It’s an old-school way of creating an image, perhaps reminiscent of junior high science projects on one of those lucky days when you got to hold class outside.
Or maybe it reminds you of your undergrad years, spending hours in the darkroom in the basement of the union, a hobby that you gave up a few years later when you got pregnant and the idea of the chemicals started to skeev you out.
Or does it remind you of how you totally want to learn to do gocco or screen printing, but it seems kind of hard and requires more equipment thn you have the money for?
Well rejoice, friends, because this project requires only special paper and the sun, and it can make some surprisingly sophisticated prints. Here’s how:
You will need:
- sun print paper–this is a specialty paper that you’ll have to buy. I’ve found it locally at the gift shop to the hands-on science museum in our town and the independent educational materials store, and online at sites that sell science supplies and sites that sell art supplies.
- cool stuff to print on your paper–unless you’re doing this project when the sun is directly overhead, anything that’s not perfectly flat will also leave a shadow print on your paper, which I think is actually really cool and makes some interesting effects.
- large bowl of clean water
- flat surface or clothesline
1. Get all your materials ready before you begin to work, since this is a time-sensitive project.
2. Open your sun print paper indoors, in a place where direct sunlight won’t touch the paper while you’re preparing it. Indoor lights aren’t supposed to damage the paper, but I still keep it a little dim inside while I work.
3. Lay out your paper on a tray or other stiff, portable surface–you’ll be carrying the whole shebang outside in just a minute. If you’re worried the paper will shift when you carry it, you can use a little loop of Scotch tape to hold it down.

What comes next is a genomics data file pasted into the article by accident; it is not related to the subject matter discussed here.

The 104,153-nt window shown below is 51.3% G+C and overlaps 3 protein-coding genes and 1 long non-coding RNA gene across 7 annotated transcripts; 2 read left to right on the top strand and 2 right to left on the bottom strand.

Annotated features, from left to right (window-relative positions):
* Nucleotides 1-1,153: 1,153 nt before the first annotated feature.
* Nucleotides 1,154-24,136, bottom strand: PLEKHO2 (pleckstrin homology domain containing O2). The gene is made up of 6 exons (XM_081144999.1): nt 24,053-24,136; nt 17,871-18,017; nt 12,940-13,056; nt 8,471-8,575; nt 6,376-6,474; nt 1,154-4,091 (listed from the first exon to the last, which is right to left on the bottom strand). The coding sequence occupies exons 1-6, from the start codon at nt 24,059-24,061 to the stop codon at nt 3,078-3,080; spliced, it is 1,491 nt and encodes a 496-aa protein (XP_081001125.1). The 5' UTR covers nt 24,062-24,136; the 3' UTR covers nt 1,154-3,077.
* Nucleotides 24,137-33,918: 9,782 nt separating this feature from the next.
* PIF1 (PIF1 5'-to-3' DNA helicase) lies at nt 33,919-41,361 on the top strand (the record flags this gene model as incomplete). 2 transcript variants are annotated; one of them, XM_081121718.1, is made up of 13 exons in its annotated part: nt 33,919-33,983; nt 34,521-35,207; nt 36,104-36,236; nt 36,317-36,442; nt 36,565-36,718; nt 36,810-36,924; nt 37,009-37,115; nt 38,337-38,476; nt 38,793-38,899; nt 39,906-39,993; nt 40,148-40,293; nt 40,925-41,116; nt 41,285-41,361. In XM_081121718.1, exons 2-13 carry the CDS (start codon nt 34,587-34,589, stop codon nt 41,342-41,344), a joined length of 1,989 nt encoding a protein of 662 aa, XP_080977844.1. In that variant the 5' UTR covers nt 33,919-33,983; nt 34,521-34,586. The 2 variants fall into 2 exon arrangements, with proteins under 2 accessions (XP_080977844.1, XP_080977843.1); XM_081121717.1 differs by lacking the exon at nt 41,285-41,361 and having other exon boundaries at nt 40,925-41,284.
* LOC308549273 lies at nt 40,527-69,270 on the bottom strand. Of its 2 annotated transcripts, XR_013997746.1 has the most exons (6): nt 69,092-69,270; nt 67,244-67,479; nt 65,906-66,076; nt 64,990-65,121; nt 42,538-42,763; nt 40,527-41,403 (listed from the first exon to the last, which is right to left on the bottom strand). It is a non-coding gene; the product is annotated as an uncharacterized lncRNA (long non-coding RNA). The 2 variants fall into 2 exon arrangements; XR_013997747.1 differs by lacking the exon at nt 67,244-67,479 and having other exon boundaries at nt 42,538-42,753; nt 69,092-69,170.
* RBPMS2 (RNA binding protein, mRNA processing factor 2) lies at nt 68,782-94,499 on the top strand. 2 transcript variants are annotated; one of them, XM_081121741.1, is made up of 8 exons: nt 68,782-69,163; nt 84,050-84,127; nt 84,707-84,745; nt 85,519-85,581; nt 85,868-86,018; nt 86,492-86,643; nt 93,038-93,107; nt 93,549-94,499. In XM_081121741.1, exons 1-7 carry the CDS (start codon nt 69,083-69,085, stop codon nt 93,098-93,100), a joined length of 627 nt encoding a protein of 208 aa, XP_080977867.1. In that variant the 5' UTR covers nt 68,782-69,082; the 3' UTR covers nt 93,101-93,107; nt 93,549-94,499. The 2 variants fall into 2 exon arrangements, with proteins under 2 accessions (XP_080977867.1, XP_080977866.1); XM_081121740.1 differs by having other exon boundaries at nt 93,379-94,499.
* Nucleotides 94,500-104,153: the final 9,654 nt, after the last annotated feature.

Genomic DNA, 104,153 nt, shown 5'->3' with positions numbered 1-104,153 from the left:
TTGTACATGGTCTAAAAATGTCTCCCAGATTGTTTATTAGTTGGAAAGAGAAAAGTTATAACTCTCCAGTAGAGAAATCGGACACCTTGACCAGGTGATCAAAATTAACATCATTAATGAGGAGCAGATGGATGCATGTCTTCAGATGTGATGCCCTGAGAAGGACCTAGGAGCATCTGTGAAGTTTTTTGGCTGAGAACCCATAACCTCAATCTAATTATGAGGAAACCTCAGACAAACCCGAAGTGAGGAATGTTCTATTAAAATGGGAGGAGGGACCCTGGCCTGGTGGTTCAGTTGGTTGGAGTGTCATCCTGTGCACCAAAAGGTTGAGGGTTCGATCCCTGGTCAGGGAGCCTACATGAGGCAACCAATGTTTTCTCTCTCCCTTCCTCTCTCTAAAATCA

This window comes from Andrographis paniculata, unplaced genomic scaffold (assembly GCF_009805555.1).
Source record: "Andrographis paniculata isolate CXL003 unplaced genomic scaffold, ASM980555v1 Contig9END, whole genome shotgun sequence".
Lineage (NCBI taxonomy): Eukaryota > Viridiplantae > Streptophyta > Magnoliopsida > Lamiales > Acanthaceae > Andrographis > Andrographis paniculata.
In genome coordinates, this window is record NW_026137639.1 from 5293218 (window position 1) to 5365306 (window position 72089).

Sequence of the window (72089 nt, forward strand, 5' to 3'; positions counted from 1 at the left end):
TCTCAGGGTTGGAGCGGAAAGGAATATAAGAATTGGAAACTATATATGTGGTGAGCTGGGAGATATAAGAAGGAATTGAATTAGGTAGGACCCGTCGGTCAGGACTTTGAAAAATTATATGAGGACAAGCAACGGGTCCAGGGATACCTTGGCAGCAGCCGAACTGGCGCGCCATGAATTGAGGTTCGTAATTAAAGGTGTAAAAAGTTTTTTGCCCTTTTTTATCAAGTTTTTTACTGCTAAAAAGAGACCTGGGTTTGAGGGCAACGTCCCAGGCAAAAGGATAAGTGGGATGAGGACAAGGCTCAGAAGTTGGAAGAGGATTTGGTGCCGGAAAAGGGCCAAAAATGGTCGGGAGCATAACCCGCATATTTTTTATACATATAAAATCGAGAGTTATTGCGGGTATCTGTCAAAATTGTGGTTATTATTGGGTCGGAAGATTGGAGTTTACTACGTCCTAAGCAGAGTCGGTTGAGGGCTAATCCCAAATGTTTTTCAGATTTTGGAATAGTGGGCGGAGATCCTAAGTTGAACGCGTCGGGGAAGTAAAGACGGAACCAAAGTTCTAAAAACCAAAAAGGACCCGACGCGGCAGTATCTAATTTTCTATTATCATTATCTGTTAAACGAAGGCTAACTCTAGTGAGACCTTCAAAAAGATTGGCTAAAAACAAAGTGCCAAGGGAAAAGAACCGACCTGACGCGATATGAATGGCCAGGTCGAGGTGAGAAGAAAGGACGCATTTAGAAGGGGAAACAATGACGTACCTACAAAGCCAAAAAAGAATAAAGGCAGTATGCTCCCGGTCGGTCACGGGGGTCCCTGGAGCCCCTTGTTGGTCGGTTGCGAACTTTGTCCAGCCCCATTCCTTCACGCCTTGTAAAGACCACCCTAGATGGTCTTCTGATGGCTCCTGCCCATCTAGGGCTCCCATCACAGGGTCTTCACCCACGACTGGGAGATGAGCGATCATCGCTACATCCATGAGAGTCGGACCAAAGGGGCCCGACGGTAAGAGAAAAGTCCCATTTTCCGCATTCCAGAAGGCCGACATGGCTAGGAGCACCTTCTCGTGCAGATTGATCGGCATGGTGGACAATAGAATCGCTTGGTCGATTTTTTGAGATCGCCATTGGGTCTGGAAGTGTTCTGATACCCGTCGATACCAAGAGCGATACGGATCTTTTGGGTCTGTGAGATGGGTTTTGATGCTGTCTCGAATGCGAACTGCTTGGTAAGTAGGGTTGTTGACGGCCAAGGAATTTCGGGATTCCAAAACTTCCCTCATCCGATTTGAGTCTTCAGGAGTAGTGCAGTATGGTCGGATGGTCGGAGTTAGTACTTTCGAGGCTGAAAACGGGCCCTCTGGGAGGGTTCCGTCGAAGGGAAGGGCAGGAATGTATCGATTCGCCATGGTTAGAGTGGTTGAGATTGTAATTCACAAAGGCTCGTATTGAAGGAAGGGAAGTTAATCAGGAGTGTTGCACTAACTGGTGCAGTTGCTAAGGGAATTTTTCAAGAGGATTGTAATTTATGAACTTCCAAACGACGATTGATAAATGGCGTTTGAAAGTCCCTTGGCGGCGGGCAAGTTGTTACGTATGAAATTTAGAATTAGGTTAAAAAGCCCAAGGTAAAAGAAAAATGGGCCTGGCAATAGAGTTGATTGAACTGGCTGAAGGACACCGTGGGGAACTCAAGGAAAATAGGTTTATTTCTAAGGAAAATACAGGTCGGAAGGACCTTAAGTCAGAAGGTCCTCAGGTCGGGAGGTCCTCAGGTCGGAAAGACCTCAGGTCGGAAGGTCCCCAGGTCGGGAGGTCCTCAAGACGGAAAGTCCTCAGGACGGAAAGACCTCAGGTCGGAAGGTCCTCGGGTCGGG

4. Lay out your stuff on your paper exactly where you want it to print. My girls and I have done everything from buttons to antique keys to toy dinosaurs to good effect. If you’re careful, you ought to be able to carry the paper with the stuff on it outside without shifting anything, but if you’re worried, you can use some more little loops of Scotch tape–just make sure the tape is completely covered by your objects.
5. Carry your tray with the sun print paper on it out into direct sunlight and set it down in the sun. Spend a couple of seconds adjusting the location until you’re pleased with the direction of shadow, and then sit down and watch.
6. You’re watching for the sun print paper to turn a very pale blue. Depending on the quality of sunlight, that can take anywhere from one to four minutes–just keep an eye on it. You can also rotate your tray one or two times to lessen the shadow effect.
7. When the paper is pale blue, carry everything back inside. You don’t have to be careful not to shift anything as you walk this time, unless your sun is VERY bright that day. Alternately, you can throw a dark towel over your tray before you carry it in.
8. Slide all the objects off your paper, and then immerse it into the clear water for one minute. You can put more than one piece of sun print paper into the same water. Agitate the water with your hands to help it rinse.
9. Lay the paper flat, or hang it on a clothesline until it’s completely dry. Now you have a work of awesomeness.
Do you do any other crafts that work best on a nice, sunny day?
7 CommentsLeave a Reply
Looks so cool, and my 4yo would surely love this craft. Do you know if there’s a way to make this paper at home?
I’m in Ecuador and don’t feel like buying the paper online from abroad.
This process is also known as “cyanotype”, and has been around since the 19th century; you should be able to find books that describe how to do it from scratch, or find kits to make the solution you treat the paper with. Oh, and here is a good description online:
I have sun-print paper that I keep forgetting to use…guess I should dig it out since you reminded me.
Yep, because it won’t work as well if it gets too old. We had some that I just discovered that was 3+ years old, and the reaction was too subtle for the girls to enjoy.
This isn’t really a craft, but it’s great fun on a sunny day. We have trace the outline of a nearby tree trunk with sidewalk chalk at regular intervals throughout the day, labeling each [inside the trunk] with the time. It’s fun to come back the next day and see the shadow line up! It’s also fascinating to see how quickly the shadow moves in the middle of the day.
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